By Ralph Kalal
Different cars of the same model may use calipers with different part numbers, depending on the options with which the car is equipped. Often there will be a factory code given on the “service parts identification” sticker that specifies the brake option used on the vehicle. Of course, you won’t recognize it unless you’ve done some research first.
Start by checking with your parts store or checking an Internet auto parts site to see if more than one caliper is listed for you’re your make and model car. If so, it will probably specify the code. Then, you’ll need to find the “service parts identification” sticker or its equivalent on your car. That will list the various parts codes applicable to your car. It is usually located on the driver’s door jam, under the console lid, on the glove box door, under the trunk lid, or under the spare tire cover.
Replacement calipers are sold either “loaded” or “semi-loaded.” “Loaded” means that brake pads and all hardware associated with the caliper and necessary to install it are included. Loaded calipers must be replaced in axle sets, i.e., both front calipers or both rears, for the same reason that pads must be replaced in axle sets: to ensure even braking.
“Semi-loaded” calipers include all of the necessary hardware, but do not include the pads. Because the existing pads are used, it is acceptable to replace only one caliper. Some professional mechanics prefer to replace both calipers (both fronts or both rears) at the same time on the theory that when one goes, the other is likely to follow. Bearing in mind that there is a fine line between preventive maintenance and unnecessary expense, you can decide that one for yourself.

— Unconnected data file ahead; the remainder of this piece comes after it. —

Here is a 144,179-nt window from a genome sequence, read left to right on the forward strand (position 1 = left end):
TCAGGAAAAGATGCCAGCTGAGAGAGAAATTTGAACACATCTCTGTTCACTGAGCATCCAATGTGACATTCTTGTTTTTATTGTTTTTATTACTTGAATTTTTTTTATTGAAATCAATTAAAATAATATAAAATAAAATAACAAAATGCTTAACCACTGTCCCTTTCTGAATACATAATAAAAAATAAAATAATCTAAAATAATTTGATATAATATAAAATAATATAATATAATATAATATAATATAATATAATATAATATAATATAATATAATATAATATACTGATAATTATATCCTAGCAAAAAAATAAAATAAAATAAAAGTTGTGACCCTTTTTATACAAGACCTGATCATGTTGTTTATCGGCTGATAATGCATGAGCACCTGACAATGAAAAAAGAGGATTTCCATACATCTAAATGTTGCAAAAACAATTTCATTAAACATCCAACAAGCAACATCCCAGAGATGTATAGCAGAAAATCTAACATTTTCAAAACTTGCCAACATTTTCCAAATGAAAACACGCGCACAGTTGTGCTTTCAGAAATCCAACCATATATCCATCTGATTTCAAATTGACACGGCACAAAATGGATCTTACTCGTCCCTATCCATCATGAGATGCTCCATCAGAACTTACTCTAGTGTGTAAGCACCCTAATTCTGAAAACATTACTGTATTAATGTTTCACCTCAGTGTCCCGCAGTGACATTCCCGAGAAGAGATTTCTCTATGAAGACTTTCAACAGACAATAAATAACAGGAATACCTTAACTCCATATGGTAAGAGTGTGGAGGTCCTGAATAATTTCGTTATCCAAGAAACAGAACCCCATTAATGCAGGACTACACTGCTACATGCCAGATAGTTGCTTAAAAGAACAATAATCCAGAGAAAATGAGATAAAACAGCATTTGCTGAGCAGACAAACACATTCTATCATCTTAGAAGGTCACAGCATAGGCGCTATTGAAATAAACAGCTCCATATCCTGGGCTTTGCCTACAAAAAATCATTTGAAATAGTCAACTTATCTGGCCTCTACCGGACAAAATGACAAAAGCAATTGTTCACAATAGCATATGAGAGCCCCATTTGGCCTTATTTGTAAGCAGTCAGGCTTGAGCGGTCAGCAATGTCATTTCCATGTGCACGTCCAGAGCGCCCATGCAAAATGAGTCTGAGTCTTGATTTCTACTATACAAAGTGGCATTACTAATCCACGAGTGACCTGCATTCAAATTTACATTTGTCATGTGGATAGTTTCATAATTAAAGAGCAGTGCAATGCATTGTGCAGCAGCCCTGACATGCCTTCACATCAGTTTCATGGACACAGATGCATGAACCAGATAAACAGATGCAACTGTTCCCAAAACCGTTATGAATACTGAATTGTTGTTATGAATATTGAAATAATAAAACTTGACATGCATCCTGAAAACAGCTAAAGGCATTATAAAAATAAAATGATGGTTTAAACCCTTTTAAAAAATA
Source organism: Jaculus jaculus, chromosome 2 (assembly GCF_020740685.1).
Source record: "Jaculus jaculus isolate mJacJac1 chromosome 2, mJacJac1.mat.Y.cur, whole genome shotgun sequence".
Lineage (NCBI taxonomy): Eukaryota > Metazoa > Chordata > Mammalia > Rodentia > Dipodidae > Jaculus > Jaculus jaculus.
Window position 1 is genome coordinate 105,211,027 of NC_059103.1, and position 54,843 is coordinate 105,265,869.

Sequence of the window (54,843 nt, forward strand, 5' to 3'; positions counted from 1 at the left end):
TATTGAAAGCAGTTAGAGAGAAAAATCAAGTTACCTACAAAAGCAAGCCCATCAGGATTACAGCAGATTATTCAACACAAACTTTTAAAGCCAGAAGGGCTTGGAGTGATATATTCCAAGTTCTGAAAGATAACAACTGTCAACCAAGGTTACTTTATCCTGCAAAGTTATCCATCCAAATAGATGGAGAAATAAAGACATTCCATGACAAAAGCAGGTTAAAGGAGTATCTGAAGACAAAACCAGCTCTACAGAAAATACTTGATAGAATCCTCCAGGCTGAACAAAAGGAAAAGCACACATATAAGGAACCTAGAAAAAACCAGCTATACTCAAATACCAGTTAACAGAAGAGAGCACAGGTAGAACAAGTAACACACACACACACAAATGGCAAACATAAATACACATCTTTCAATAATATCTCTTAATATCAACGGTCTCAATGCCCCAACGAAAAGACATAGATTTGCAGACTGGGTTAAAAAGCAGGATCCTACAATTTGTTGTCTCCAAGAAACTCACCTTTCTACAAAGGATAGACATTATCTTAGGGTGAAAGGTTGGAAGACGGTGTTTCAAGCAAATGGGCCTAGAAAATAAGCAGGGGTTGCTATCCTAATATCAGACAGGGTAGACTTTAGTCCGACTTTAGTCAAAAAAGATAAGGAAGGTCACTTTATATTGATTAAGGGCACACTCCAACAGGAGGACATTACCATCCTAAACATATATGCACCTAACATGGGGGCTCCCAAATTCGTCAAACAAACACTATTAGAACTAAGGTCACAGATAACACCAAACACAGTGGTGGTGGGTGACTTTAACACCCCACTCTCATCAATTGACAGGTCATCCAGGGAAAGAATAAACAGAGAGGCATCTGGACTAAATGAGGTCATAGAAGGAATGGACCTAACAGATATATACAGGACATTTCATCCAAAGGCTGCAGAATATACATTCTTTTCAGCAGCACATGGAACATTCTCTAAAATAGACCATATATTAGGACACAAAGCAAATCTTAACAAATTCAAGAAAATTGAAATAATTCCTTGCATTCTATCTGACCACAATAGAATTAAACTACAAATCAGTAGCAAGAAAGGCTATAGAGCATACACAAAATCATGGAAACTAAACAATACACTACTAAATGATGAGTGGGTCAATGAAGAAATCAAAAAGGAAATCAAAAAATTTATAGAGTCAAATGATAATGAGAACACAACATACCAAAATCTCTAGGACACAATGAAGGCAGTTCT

There is one other term you will encounter when replacing a caliper: the “core charge.” If you’re not expecting it, it can be a surprise if it wasn’t mentioned when the price was quoted. A core charge is a deposit charged in addition to the price of the replacement caliper that is refunded when you return the old caliper and its hardware to the parts store. Replacement calipers almost always entail a core charge because the old caliper can be remanufactured to become a replacement caliper for someone else. Essentially, the old caliper is a trade-in on the new one. The old caliper must be turned in with all of the associated parts, such as caliper mounting bolts or pins that came with the replacement caliper. The box in which the replacement caliper came usually must be returned with the old caliper, as well.
How much does a new caliper cost? Remanufactured replacement calipers cost between $30 and $100, depending on application. OE calipers can cost twice that or more. A typical core charge is about $50.